- I find it very odd that we live in a political system and culture that requires ignorance and requires ignoring logic and evidence. One of the biggest (if not the biggest) concerns right now is the environment – but it’s too expensive for the status quo, according to the status quo.
- I frequently think about the number of people who are homeless in the United States. I regularly remind people that there are enough empty homes in the United States to give every
homeless personperson without a permanent address at least three or four homes. Tonight this video came up in my newsfeed. “Homeless Man Blows Us Away With His Moving Piano Performance” is supposed to be inspiring?? or make us feel good??
As I watched the video, I began to feel a bit uncomfortable. They are filming him and taking his picture…as if he is less-than human. I articulate this idea with hesitation. No one would ever just walk up to this individual and take his picture if he played the same music but performed (using the sociological/cultural studies definition here) gender and professionalism (all culturally constructed) in a concert hall, for example. In other words, there are taking his picture because he is seen as unusual – a homeless person isn’t supposed to play the piano that well. Instead of taking his picture, which is a kind of grotesque entertainment, why not work toward systemic change?
- So while in terms of people who are homeless we have a cultural desire to see them, when it comes to the people who clean our hotels, schools, businesses, and hospitals, we frequently don’t want to see these people. Better put, and this fully occurred to me the other day when I saw someone vacuuming an insurance office late, late at night while driving home: Why don’t we see and know the people who clean? Why do they frequently clean at night? Of course some will say because it is not busy and won’t disturb people, but whatever, cleaning isn’t that loud (or not loud for long). My hypothesis is that it relates to the abuse such workers tend to face and the on-going notion of the invisible help (more on this in my dissertation!).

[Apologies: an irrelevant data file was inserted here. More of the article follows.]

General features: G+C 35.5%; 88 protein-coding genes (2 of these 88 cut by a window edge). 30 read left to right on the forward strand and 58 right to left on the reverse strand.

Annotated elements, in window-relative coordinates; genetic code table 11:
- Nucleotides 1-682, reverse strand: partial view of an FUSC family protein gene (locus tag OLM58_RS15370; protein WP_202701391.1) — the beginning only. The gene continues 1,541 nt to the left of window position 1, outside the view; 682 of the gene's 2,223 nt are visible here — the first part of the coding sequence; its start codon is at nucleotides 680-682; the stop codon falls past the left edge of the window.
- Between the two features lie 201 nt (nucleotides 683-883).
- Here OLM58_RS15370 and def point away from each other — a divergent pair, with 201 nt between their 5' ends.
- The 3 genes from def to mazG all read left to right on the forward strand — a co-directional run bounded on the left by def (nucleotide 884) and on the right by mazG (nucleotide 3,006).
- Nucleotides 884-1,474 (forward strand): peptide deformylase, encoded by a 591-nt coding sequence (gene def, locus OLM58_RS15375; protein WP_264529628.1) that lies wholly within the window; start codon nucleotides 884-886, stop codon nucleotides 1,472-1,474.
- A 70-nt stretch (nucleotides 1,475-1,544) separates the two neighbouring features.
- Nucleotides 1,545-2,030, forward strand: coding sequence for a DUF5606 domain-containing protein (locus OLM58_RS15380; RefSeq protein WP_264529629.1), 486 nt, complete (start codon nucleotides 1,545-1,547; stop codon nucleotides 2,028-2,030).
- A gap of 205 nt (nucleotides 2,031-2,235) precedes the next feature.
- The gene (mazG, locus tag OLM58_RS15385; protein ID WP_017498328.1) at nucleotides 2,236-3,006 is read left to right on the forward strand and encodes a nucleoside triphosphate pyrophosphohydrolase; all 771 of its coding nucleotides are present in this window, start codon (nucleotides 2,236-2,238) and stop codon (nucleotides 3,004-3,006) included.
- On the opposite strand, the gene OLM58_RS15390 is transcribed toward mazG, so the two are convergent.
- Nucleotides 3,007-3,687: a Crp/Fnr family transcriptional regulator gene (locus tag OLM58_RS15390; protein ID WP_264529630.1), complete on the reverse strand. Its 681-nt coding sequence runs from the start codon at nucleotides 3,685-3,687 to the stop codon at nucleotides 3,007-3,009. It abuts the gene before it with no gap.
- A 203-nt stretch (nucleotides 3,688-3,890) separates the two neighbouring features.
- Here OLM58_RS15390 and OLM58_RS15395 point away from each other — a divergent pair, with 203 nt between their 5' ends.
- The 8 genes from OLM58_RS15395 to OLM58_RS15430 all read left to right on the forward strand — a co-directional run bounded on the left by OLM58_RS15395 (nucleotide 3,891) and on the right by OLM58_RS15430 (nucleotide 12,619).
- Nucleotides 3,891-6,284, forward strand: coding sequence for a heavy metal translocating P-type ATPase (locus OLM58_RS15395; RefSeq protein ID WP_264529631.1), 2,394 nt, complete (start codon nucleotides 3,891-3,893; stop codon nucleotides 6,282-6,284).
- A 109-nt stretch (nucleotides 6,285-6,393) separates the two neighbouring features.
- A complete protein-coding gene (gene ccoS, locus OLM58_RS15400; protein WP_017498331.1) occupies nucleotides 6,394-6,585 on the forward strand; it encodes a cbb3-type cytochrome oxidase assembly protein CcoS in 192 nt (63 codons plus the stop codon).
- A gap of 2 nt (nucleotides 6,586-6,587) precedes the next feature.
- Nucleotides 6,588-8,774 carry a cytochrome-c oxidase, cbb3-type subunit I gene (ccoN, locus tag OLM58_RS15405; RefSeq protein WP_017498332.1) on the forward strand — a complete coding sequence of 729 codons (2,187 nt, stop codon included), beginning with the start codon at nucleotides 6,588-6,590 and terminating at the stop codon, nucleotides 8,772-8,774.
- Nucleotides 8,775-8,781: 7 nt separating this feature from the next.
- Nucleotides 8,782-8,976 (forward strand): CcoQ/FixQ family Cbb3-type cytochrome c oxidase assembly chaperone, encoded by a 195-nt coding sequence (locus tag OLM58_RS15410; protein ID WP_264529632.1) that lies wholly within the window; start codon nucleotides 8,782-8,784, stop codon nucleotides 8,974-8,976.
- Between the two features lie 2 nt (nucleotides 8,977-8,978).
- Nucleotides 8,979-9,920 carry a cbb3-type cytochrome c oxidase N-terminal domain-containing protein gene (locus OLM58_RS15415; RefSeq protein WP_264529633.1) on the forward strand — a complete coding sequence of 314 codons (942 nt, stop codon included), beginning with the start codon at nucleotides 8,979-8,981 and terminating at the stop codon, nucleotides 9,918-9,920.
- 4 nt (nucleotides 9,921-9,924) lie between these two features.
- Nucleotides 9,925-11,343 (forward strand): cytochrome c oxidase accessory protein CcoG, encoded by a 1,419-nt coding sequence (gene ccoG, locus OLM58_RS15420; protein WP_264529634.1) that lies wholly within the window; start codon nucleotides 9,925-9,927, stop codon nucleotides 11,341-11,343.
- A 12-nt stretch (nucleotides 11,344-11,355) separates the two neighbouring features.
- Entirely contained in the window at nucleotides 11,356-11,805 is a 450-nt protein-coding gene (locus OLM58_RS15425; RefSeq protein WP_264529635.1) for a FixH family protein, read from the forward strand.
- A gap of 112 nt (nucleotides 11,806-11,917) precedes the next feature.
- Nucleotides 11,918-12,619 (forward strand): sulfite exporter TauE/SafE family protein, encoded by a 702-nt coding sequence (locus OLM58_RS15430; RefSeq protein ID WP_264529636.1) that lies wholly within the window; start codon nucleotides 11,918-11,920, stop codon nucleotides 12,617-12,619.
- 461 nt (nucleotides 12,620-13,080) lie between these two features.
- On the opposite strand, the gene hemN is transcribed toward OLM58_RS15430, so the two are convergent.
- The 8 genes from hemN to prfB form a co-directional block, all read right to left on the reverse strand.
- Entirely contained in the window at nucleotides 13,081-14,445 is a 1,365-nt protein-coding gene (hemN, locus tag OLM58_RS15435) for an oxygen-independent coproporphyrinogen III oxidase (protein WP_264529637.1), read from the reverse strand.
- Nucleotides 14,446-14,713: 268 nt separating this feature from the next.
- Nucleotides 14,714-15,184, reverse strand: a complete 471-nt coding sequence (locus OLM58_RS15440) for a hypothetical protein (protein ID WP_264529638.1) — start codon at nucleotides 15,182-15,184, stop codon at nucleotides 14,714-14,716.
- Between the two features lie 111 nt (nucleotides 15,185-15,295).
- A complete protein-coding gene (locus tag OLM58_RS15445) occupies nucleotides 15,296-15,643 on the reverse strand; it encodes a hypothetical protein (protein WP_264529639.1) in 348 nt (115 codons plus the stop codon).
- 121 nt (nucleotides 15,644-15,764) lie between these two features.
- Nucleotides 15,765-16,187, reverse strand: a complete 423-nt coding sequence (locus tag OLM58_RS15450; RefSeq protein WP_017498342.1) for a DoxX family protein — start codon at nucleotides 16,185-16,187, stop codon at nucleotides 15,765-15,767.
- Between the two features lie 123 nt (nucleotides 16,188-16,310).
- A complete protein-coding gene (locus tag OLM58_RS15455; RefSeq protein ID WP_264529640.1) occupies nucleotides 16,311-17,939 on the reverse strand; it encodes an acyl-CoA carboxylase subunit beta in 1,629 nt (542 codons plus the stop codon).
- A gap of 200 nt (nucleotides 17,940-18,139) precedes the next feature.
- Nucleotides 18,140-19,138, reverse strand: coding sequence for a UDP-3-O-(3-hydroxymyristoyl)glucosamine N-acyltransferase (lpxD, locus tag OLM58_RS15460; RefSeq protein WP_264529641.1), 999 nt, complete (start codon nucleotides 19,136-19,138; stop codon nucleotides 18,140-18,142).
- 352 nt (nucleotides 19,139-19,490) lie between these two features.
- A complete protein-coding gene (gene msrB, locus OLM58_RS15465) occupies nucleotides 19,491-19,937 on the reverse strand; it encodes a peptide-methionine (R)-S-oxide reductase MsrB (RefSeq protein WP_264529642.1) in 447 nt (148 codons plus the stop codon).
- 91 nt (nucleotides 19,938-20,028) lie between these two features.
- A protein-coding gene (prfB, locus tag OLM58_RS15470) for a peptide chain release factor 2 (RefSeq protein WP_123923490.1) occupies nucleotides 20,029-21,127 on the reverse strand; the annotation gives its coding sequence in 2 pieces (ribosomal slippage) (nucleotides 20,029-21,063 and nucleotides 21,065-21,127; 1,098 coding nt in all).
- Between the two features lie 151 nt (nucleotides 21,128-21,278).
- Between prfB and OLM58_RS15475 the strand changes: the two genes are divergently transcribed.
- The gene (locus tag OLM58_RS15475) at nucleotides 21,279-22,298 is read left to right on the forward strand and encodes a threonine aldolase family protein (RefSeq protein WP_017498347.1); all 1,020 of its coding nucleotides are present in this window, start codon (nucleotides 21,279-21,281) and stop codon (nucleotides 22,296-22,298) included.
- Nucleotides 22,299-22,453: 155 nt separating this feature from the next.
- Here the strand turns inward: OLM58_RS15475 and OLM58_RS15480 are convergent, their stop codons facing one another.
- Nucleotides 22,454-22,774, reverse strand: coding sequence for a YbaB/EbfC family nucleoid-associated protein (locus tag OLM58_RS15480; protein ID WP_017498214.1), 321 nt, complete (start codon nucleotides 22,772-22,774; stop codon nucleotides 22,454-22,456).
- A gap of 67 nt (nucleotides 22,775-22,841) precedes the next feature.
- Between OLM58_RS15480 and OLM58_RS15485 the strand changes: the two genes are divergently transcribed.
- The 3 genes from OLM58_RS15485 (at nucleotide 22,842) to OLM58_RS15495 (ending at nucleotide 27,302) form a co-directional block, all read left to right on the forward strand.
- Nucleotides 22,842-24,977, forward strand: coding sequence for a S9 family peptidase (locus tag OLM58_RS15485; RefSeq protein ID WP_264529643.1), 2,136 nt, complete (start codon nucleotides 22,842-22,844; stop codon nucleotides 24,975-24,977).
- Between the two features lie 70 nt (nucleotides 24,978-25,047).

- My doctor at M.D. Anderson asked me if I wanted to write a chapter about the history of Neurofibromatosis for a medical textbook he is working on! Said yes of course! This will be an exciting opportunity to branch into disability studies (i.e., notions of normalism/normative, ableism, invisible disability, etc.) and medical studies. At this point, I am thinking the chapter will cover both the medical history of how NF has been classified and researched and who knows and doesn’t know about NF in the medical community, but also NF groups/organizations/social media, brief life stories from individuals with NF, NF funding, public perception/awareness of NF, etc. In ways, NF challenges notions of ability and health normativity.
- I am thinking about a “radical” and different organization for the United States History to 1877 survey course: a thematic one
- In one model, I have: populating the US, creating the US government, building the US society, expressing the US society/power, defending the US, and historical memory. Each one would get a few weeks and cover the full time period.
- In another model, I have: important court cases, enslavement/enslavers, presidents/visions for the US, culture, family life, technology, and historical memory. Again, each one would get a few weeks.
- In another model, I have: defining political texts/ideologies, intellectuals, technology and environment, labor and economics, religion, borderlands, White women, Blacks, family/private life, culture (literature, art, tobacco, alcohol), reformers/rebels, nationalism, violence, expressions of democracy, and historical memory. In this model, I am still working on eliminating one or two and exactly where things would be classified, but each theme would get one week.
- So, has anyone heard of this course being organized this way or have any experience/thoughts about doing so? I’m thinking it would really help them make the connections to the present and be fun. I am also thinking that it would be fun to teach a combined HIST1301/1302 class. Students would get six credits, meet six hours a week, and get the full picture. So we would spend a week or two on White Women or Wars throughout United States history. This would also make it possible to assign some of the really good American Studies books.
- Every United Statesian needs to stop right now. Listen to Nina Simone: Why (The King of Love Is Dead) a half dozen times or so. And reflect. Then share. #BlackLivesMatter – And in the words of, Dr. Yaba Blay “10 days, 8 churches. #WhoIsBurningBlackChurches“
- Last Friday, the day our SCOTUS ruled in favor of marriage equality, was simply an incredible day.